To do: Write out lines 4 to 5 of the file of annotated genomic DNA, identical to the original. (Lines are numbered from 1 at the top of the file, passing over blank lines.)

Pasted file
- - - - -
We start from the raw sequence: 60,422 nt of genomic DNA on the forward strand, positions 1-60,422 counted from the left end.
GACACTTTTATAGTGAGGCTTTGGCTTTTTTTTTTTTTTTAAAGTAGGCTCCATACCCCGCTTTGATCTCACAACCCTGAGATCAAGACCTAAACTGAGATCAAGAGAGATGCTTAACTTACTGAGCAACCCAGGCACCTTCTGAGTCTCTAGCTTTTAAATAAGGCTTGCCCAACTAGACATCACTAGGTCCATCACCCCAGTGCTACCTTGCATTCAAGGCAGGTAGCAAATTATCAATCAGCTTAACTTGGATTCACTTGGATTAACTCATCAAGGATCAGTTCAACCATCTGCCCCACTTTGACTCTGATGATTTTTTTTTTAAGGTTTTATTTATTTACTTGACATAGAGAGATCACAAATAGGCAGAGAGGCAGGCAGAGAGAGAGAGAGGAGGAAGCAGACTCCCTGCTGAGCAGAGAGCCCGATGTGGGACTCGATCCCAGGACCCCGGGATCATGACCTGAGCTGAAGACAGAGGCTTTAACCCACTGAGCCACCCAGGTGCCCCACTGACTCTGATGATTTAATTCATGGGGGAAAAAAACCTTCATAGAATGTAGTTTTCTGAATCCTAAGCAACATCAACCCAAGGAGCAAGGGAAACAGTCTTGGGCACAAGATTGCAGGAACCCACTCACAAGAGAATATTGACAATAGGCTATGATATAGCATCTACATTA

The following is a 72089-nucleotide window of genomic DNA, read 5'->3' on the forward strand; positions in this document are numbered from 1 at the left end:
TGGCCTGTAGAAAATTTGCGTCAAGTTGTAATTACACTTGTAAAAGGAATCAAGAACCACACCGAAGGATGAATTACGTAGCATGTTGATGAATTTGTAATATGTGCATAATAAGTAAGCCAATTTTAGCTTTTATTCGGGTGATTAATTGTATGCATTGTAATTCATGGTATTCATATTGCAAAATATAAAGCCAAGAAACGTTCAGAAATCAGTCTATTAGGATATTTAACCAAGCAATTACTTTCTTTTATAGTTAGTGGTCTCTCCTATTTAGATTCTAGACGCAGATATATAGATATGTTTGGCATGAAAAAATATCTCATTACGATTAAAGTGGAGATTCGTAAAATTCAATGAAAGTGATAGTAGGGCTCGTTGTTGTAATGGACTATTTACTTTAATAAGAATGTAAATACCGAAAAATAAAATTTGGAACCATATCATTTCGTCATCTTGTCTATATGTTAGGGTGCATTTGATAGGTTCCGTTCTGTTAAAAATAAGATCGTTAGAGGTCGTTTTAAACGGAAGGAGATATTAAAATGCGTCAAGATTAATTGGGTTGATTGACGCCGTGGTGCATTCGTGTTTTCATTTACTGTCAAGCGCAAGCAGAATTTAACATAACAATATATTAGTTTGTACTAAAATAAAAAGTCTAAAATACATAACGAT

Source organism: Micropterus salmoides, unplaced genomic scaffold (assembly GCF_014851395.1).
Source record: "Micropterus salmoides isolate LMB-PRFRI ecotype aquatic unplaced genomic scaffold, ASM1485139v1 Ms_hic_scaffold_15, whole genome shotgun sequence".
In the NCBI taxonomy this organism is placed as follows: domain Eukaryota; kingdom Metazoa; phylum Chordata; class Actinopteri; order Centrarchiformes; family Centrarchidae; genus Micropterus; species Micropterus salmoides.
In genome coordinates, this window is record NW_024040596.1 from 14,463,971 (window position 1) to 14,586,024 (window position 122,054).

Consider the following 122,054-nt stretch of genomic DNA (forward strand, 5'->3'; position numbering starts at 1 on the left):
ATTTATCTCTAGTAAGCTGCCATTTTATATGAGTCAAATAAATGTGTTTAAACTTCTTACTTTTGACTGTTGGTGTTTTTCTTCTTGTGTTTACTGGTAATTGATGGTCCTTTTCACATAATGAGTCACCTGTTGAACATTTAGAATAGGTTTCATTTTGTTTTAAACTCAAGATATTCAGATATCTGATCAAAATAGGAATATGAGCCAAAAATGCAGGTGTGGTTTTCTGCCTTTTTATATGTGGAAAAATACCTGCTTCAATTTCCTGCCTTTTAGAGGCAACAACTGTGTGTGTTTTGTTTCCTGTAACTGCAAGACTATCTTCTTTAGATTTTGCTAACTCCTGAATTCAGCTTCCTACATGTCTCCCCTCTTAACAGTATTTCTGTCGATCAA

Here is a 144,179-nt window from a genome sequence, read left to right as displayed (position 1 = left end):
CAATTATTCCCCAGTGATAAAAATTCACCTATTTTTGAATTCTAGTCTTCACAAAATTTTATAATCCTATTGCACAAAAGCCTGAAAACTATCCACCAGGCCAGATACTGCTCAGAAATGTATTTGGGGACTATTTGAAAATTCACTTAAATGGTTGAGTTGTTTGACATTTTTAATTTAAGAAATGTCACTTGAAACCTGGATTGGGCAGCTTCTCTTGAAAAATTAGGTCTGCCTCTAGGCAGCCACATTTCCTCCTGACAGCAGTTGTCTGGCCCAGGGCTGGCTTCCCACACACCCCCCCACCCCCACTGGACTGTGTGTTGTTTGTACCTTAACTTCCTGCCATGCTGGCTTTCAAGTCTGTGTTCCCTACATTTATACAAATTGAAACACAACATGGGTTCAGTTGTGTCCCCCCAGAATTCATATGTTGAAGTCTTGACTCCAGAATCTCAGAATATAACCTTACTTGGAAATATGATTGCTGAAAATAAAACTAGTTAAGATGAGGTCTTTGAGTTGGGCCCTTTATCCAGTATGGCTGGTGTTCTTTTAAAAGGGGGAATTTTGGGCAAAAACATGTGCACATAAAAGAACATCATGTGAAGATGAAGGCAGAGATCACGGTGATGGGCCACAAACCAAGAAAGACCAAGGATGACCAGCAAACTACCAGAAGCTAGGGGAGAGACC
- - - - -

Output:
TGGCCTGTAGAAAATTTGCGTCAAGTTGTAATTACACTTGTAAAAGGAATCAAGAACCACACCGAAGGATGAATTACGTAGCATGTTGATGAATTTGTAATATGTGCATAATAAGTAAGCCAATTTTAGCTTTTATTCGGGTGATTAATTGTATGCATTGTAATTCATGGTATTCATATTGCAAAATATAAAGCCAAGAAACGTTCAGAAATCAGTCTATTAGGATATTTAACCAAGCAATTACTTTCTTTTATAGTTAGTGGTCTCTCCTATTTAGATTCTAGACGCAGATATATAGATATGTTTGGCATGAAAAAATATCTCATTACGATTAAAGTGGAGATTCGTAAAATTCAATGAAAGTGATAGTAGGGCTCGTTGTTGTAATGGACTATTTACTTTAATAAGAATGTAAATACCGAAAAATAAAATTTGGAACCATATCATTTCGTCATCTTGTCTATATGTTAGGGTGCATTTGATAGGTTCCGTTCTGTTAAAAATAAGATCGTTAGAGGTCGTTTTAAACGGAAGGAGATATTAAAATGCGTCAAGATTAATTGGGTTGATTGACGCCGTGGTGCATTCGTGTTTTCATTTACTGTCAAGCGCAAGCAGAATTTAACATAACAATATATTAGTTTGTACTAAAATAAAAAGTCTAAAATACATAACGAT

Source organism: Micropterus salmoides, unplaced genomic scaffold (assembly GCF_014851395.1).